I recently had my old crowns removed and I will need to get an implant. The cosmetic dentist made temporaries which still have an 'overjet' that I had from previous crowns. (He took an impression of old crowns for temps). I will be getting an implant and I'm worried about the position that it will be inserted. When I smile and slightly tilt my head back you can see inside my mouth. When I asked the dentist he told me that the lab will be able to adjust the crown to an ideal position. I'm worried.
Questions About Dental Implant Placement?
Doctor Answers 5
Pre-treatment diagnostics before implant placement
Your fears and concerns are absolutely valid. The proper sequence of comprehensive treatment of aesthetic areas will start with complete diagnostic step- wax-up models that will emphasize the new improved bite with all corrected problems. Based on this wax-up model (that the patient should approve) the new provisional crowns should be made, and get the patients` approval. Otherwise, the wax model and provisionals should be corrected. The best option for you will be to get a second opinion from a prosthodontist, specializing on full mouth reconstruction cases.
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Your concerns are valid regarding position of implant.
When re-doing crowns whether on teeth or implants, you and the dentist need to decide if you will change the shape, possition, and color with the new crowns. If the answer is no, then you can just use an impression of the old ones to make the temps and the finals. If the answer is yes, then you still take an impression of the old crowns but you then modify as needed on the cast model (this is called a diagnostic wax-up) and use this as a guide for the temps and new crowns.
You can also use this wax-up to make a surgical guide for the surgeon to place the implant in the correct possition. There is some room for error with this, since slight discrepancies can be corrected with the abutment and porcelain. However in the front teeth, the implant surgeon has to be very detail oriented in the placement because once it is placed it cannot be moved. If the implant is placed too shallow or too much to the front, it could really compromise the looks, so it is better to err on the deeper or more palatal side, but only to a certain point.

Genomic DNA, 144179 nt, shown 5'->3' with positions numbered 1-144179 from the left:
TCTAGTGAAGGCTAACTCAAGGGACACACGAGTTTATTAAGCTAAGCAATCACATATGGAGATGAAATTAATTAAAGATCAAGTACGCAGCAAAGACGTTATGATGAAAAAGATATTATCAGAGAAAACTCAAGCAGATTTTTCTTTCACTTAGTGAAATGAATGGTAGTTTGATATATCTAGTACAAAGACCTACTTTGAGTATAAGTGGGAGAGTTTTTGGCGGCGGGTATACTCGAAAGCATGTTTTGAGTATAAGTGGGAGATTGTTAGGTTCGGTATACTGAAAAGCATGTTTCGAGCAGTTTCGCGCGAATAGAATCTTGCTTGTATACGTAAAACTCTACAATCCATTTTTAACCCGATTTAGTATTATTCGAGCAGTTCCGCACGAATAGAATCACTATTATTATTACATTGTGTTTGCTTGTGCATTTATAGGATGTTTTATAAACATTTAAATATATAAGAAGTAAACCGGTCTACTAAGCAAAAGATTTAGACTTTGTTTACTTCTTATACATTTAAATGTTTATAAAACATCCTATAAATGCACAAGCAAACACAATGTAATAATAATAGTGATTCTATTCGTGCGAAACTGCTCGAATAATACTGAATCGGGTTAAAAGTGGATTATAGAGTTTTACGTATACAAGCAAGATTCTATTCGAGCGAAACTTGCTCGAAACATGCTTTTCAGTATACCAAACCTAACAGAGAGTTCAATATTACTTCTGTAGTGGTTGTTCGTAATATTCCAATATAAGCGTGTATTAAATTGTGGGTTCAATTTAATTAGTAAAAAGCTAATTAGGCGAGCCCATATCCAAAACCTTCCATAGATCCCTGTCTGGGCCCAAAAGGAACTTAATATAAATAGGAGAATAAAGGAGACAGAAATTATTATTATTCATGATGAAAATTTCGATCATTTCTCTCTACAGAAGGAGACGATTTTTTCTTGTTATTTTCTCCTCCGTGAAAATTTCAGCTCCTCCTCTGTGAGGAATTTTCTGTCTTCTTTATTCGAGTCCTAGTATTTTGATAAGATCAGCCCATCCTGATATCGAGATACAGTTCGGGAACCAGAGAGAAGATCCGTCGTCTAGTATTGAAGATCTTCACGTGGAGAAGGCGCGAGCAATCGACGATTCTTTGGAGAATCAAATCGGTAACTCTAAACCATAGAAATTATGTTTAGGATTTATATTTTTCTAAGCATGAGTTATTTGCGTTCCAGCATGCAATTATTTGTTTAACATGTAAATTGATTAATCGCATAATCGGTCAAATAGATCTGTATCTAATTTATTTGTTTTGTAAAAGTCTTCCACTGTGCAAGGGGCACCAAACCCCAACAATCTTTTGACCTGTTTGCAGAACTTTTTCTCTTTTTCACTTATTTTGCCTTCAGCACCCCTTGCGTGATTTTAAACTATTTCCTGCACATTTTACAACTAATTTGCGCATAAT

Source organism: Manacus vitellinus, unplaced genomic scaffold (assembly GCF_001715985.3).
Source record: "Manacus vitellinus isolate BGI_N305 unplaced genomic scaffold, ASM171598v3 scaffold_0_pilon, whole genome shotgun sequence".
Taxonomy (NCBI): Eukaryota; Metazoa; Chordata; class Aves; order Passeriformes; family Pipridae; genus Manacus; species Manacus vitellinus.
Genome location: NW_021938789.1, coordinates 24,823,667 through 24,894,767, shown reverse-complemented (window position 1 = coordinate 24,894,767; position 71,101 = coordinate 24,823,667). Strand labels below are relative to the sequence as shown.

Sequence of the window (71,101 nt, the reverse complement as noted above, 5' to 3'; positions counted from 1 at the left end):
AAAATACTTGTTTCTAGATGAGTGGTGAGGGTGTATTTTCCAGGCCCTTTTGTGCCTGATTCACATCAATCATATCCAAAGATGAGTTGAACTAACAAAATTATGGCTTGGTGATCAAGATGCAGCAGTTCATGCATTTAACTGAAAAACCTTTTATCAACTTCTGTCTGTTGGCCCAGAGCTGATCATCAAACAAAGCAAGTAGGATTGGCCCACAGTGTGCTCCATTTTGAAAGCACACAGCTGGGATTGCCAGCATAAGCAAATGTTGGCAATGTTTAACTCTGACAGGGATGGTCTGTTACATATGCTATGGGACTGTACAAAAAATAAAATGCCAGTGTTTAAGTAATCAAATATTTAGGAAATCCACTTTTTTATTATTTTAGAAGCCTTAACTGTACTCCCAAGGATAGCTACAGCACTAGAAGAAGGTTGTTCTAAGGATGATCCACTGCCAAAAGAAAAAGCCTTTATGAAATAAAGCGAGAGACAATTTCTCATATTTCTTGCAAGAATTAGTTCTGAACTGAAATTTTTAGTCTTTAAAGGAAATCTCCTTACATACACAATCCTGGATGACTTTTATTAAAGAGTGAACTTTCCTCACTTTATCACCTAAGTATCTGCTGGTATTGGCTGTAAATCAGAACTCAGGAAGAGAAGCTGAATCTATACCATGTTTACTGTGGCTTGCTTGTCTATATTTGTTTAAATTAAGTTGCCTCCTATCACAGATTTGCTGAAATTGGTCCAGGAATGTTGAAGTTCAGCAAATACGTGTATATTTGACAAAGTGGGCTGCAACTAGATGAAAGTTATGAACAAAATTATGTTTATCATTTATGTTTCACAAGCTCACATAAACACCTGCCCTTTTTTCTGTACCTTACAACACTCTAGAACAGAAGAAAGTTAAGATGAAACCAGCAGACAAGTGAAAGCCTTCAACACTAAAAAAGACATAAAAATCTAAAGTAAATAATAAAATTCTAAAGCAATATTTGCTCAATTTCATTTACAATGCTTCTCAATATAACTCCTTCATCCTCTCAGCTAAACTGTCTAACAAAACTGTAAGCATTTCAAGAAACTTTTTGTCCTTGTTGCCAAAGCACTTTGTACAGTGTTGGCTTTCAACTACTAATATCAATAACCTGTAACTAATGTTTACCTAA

Basically the surgeon reallly needs to know what he/she is doing and needs to have good knowledge of the final position of the teeth and gums. Many surgeons are soo good that they get great results without the use of a surgical guide but it can only help to have one made.
One last thing: I do not completely agree that the implant possition is dependent on the bone available. Now a days, surgeons can bone-graft many areas as needed so that the implant can be placed in the most ideal possition and not end up with a compromised esthetic result.
Dental Implant Placement
A true "cosmetic dentist" would have his lab make an ideal wax-up of how he wants the permanent caps to be located, and make the temporaries based on that wax-up, NOT based on your original overjet. That way, you and he would have a chance to evaluate the "new look" and function BEFORE having the permanent caps made.
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Dental Implant Placement
Implant placement usually depends on available bone. The surgeon who places the implant should use a guide to alleviate some of your concerns. The lab also plays a role in the process and they will help make your crown look more natural
Implants require bone
Quite often, implant placement is where it has to go based on available bone and bite forces. Usually in the front, the implant must be placed more towards the roof of the mouth, more so than the original tooth. The lab DOES then contour the crown to look natural. Odds are you will be just fine.
These answers are for educational purposes and should not be relied upon as a substitute for medical advice you may receive from your physician. If you have a medical emergency, please call 911. These answers do not constitute or initiate a patient/doctor relationship.